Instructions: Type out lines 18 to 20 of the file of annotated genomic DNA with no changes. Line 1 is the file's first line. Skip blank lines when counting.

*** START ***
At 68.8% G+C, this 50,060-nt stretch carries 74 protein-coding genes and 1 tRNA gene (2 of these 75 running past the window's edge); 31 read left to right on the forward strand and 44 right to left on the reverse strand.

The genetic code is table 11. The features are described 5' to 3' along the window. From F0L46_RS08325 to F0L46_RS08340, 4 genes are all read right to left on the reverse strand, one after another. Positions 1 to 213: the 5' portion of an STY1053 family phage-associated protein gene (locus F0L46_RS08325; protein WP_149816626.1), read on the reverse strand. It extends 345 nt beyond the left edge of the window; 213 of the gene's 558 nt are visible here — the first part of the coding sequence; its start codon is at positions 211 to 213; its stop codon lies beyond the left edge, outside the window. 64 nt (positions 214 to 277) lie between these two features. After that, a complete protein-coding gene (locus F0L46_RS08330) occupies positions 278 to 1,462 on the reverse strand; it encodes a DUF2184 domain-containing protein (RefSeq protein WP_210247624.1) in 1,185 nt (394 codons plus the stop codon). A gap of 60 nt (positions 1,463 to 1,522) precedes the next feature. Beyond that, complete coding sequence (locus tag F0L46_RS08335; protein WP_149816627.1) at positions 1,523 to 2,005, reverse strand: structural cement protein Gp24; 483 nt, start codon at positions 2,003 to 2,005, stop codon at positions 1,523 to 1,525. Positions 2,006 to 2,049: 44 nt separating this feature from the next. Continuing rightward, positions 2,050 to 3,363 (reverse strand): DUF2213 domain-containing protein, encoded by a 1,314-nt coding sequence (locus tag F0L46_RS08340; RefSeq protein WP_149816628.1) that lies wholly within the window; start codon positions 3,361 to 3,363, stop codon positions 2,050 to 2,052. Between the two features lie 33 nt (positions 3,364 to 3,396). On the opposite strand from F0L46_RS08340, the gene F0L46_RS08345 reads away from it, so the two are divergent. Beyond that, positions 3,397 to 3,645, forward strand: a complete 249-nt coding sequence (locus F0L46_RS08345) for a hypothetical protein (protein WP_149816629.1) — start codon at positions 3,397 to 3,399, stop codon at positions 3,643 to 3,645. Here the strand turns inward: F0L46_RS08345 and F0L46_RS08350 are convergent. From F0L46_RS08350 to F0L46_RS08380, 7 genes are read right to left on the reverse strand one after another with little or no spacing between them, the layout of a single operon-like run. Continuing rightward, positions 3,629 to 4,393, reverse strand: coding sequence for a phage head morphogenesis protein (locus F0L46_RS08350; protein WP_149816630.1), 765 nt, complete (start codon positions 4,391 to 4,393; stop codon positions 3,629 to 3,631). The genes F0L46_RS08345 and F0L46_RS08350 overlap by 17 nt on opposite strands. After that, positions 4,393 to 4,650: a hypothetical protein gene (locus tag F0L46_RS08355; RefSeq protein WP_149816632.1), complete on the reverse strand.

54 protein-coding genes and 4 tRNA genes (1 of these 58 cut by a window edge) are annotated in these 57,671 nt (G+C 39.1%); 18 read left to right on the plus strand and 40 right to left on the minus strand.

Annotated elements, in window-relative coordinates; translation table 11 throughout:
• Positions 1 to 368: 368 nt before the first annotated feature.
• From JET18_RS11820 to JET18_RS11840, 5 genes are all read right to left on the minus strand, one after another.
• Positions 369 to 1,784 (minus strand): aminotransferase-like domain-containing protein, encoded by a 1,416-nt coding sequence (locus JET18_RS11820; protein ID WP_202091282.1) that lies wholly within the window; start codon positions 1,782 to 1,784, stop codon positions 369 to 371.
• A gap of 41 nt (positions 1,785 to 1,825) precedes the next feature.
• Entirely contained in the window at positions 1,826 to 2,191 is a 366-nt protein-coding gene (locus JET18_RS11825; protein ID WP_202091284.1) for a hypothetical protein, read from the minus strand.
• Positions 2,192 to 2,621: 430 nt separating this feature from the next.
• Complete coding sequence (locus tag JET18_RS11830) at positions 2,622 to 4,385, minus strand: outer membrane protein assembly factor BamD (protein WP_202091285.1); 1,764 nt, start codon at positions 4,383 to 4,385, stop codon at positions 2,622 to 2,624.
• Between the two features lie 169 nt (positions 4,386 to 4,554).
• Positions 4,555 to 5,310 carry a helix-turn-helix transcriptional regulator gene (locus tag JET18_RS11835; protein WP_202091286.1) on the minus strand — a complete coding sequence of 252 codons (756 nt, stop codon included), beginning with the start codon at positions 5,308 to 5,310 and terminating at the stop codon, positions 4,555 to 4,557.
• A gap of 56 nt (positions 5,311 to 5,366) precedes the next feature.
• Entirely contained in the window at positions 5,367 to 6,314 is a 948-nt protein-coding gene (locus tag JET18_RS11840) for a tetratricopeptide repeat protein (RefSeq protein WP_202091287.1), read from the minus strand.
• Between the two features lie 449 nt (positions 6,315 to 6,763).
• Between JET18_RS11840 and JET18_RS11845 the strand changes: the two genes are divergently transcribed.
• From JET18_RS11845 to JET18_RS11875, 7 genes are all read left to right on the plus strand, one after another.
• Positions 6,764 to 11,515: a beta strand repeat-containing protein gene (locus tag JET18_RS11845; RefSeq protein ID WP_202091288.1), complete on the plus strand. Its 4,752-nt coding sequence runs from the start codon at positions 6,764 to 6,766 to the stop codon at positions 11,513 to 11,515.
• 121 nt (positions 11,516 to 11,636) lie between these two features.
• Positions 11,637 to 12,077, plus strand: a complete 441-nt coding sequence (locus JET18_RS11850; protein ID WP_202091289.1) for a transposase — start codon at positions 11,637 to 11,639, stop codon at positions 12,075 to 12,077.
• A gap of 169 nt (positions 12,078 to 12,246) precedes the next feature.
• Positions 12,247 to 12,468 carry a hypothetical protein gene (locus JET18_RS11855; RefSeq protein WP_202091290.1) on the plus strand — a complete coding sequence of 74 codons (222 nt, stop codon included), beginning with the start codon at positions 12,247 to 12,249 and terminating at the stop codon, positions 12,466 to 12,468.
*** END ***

• From JET18_RS11845 to JET18_RS11875, 7 genes are all read left to right on the plus strand, one after another.
• Positions 6,764 to 11,515: a beta strand repeat-containing protein gene (locus tag JET18_RS11845; RefSeq protein ID WP_202091288.1), complete on the plus strand. Its 4,752-nt coding sequence runs from the start codon at positions 6,764 to 6,766 to the stop codon at positions 11,513 to 11,515.
• 121 nt (positions 11,516 to 11,636) lie between these two features.